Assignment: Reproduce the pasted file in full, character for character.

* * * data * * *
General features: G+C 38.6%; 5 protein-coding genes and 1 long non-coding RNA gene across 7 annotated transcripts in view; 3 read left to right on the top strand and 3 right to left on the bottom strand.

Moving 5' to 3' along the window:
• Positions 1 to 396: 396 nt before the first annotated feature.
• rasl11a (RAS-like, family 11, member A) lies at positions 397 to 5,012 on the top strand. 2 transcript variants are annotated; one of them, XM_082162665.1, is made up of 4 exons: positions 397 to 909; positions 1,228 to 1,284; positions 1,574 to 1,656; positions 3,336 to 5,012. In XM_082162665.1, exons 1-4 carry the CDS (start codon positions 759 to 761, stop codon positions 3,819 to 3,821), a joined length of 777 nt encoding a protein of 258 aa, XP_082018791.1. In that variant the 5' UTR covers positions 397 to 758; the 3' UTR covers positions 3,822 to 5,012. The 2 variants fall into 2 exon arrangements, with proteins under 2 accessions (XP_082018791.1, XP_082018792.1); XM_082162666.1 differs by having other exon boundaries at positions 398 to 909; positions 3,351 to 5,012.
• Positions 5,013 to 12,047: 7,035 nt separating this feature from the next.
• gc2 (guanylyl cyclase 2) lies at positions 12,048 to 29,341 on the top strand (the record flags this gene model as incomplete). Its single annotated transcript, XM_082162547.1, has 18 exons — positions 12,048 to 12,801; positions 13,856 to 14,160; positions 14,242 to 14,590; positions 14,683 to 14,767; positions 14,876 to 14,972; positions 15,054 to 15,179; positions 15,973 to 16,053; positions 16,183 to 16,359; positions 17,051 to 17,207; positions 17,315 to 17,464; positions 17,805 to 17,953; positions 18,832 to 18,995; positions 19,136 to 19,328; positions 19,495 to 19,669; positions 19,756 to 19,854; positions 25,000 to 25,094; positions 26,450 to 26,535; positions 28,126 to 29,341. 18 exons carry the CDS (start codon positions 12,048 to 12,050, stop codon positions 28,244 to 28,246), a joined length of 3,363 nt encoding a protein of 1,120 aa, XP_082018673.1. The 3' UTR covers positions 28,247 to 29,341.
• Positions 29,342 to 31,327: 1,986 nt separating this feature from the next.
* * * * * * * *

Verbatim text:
General features: G+C 38.6%; 5 protein-coding genes and 1 long non-coding RNA gene across 7 annotated transcripts in view; 3 read left to right on the top strand and 3 right to left on the bottom strand.

Moving 5' to 3' along the window:
• Positions 1 to 396: 396 nt before the first annotated feature.
• rasl11a (RAS-like, family 11, member A) lies at positions 397 to 5,012 on the top strand. 2 transcript variants are annotated; one of them, XM_082162665.1, is made up of 4 exons: positions 397 to 909; positions 1,228 to 1,284; positions 1,574 to 1,656; positions 3,336 to 5,012. In XM_082162665.1, exons 1-4 carry the CDS (start codon positions 759 to 761, stop codon positions 3,819 to 3,821), a joined length of 777 nt encoding a protein of 258 aa, XP_082018791.1. In that variant the 5' UTR covers positions 397 to 758; the 3' UTR covers positions 3,822 to 5,012. The 2 variants fall into 2 exon arrangements, with proteins under 2 accessions (XP_082018791.1, XP_082018792.1); XM_082162666.1 differs by having other exon boundaries at positions 398 to 909; positions 3,351 to 5,012.
• Positions 5,013 to 12,047: 7,035 nt separating this feature from the next.
• gc2 (guanylyl cyclase 2) lies at positions 12,048 to 29,341 on the top strand (the record flags this gene model as incomplete). Its single annotated transcript, XM_082162547.1, has 18 exons — positions 12,048 to 12,801; positions 13,856 to 14,160; positions 14,242 to 14,590; positions 14,683 to 14,767; positions 14,876 to 14,972; positions 15,054 to 15,179; positions 15,973 to 16,053; positions 16,183 to 16,359; positions 17,051 to 17,207; positions 17,315 to 17,464; positions 17,805 to 17,953; positions 18,832 to 18,995; positions 19,136 to 19,328; positions 19,495 to 19,669; positions 19,756 to 19,854; positions 25,000 to 25,094; positions 26,450 to 26,535; positions 28,126 to 29,341. 18 exons carry the CDS (start codon positions 12,048 to 12,050, stop codon positions 28,244 to 28,246), a joined length of 3,363 nt encoding a protein of 1,120 aa, XP_082018673.1. The 3' UTR covers positions 28,247 to 29,341.
• Positions 29,342 to 31,327: 1,986 nt separating this feature from the next.